The company also noted it has "implemented several initiatives to reduce fixed operating costs in favor of an outsourced, variable cost model." This included closing a studio in Foxboro, Massachusetts, and a reduction of game testing personnel in its New Jersey office.
Here's the quote from the company's financial report that will likely raise some eyebrows: "As a result of the weakness in demand for products on legacy console platforms and uncertainty around consumer adoption of the next generation of consoles, management is modifying its practice of providing quantitative fiscal year revenue and earnings guidance. Instead, for fiscal 2013, management is presenting a qualitative assessment of its outlook for financial results."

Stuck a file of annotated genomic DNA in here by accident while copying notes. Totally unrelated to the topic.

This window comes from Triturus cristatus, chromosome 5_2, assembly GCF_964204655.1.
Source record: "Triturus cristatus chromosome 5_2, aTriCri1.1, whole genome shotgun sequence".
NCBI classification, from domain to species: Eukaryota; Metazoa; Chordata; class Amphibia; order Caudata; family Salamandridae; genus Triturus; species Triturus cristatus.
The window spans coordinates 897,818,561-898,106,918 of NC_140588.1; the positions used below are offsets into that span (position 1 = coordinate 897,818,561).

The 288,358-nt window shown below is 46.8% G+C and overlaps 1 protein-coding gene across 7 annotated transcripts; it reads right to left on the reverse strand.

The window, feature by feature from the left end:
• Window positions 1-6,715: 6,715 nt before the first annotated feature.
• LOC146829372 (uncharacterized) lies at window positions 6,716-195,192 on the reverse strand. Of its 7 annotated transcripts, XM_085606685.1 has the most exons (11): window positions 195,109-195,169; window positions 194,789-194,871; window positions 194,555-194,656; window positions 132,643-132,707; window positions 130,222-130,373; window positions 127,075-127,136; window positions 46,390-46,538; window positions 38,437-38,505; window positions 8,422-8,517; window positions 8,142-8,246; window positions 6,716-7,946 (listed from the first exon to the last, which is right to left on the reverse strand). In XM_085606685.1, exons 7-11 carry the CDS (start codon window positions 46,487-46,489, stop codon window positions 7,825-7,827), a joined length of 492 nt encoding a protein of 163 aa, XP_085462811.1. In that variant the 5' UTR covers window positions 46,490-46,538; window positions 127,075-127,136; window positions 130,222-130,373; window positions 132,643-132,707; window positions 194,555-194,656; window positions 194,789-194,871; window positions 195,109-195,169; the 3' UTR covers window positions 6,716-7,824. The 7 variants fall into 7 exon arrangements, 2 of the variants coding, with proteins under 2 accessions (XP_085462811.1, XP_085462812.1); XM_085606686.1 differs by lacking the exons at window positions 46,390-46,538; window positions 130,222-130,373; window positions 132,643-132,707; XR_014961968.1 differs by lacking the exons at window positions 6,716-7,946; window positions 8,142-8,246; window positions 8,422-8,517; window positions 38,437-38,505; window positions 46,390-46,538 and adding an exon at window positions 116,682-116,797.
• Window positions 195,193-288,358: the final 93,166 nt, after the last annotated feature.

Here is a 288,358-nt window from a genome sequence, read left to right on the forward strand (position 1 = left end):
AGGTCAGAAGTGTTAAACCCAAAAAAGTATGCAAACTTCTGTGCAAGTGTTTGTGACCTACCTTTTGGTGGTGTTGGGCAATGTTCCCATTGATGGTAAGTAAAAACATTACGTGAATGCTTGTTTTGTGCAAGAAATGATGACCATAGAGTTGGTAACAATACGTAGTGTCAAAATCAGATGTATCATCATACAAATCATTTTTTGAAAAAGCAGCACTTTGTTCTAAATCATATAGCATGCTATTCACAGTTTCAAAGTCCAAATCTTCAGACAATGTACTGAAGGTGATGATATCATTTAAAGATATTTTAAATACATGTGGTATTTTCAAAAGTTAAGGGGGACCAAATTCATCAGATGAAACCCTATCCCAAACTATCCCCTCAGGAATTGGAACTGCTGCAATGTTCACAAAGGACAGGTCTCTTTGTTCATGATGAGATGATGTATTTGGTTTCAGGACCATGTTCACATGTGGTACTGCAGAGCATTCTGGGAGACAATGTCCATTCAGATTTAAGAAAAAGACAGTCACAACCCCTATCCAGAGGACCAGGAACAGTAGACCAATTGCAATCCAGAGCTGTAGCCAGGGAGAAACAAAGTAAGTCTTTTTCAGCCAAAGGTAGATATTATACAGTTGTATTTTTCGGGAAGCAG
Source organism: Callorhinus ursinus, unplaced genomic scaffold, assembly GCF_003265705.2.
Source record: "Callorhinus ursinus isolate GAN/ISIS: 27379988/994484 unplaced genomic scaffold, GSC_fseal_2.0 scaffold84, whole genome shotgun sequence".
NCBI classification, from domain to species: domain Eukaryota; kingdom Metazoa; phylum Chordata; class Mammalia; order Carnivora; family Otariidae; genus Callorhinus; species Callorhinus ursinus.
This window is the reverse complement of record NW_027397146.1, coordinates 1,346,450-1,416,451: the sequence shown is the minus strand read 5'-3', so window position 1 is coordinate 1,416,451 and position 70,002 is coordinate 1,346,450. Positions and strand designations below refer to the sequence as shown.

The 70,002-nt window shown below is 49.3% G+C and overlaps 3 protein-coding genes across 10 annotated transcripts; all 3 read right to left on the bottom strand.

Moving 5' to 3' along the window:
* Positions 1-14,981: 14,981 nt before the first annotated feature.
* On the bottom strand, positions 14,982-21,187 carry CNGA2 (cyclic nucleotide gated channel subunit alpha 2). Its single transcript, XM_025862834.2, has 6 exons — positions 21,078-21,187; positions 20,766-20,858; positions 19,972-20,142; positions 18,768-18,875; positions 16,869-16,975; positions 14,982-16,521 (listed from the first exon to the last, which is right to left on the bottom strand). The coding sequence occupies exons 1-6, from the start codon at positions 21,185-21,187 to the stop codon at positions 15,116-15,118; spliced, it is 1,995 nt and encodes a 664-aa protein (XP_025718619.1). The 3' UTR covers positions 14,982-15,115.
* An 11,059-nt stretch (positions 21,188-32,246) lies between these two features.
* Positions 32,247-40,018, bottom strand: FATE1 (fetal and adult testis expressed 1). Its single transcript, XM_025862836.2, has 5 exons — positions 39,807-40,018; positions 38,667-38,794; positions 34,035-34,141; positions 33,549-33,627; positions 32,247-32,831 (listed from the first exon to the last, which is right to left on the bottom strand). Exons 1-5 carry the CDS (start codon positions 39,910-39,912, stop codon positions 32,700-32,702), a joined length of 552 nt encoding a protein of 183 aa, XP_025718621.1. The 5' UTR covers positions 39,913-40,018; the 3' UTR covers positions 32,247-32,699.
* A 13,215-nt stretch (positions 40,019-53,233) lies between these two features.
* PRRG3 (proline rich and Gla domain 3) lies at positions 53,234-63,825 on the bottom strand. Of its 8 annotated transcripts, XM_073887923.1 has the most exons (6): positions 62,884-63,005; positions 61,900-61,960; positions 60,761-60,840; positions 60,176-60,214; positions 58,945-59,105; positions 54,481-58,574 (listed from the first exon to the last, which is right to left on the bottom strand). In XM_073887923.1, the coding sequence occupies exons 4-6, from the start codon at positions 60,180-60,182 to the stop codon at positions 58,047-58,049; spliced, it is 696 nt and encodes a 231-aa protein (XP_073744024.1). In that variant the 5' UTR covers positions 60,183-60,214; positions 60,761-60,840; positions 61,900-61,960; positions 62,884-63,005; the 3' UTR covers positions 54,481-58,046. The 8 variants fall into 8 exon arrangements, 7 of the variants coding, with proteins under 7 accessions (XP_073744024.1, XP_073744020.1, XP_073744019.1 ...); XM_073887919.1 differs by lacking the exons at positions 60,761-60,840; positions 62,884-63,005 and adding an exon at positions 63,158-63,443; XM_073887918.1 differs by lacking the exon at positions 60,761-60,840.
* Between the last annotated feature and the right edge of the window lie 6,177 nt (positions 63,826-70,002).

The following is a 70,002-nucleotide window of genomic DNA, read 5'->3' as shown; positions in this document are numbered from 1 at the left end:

Boiled down, that means Majesco is no longer providing quantitative (a fancy word for numbers) guidance and is providing guidance based on a qualitative (um, warm fuzzy feelings?) assessment.
If this seems vaguely familiar, THQ did almost the same thing in November and its stock plummeted 50 percent the following day. Comparatively, Majesco's stock has dropped 30 percent to $0.74/share in after-hours trading. If the company doesn't pick that up, Nasdaq will be calling in a month with a delisting warning – but Majesco has dealt with that possibility on a couple occasions in the past.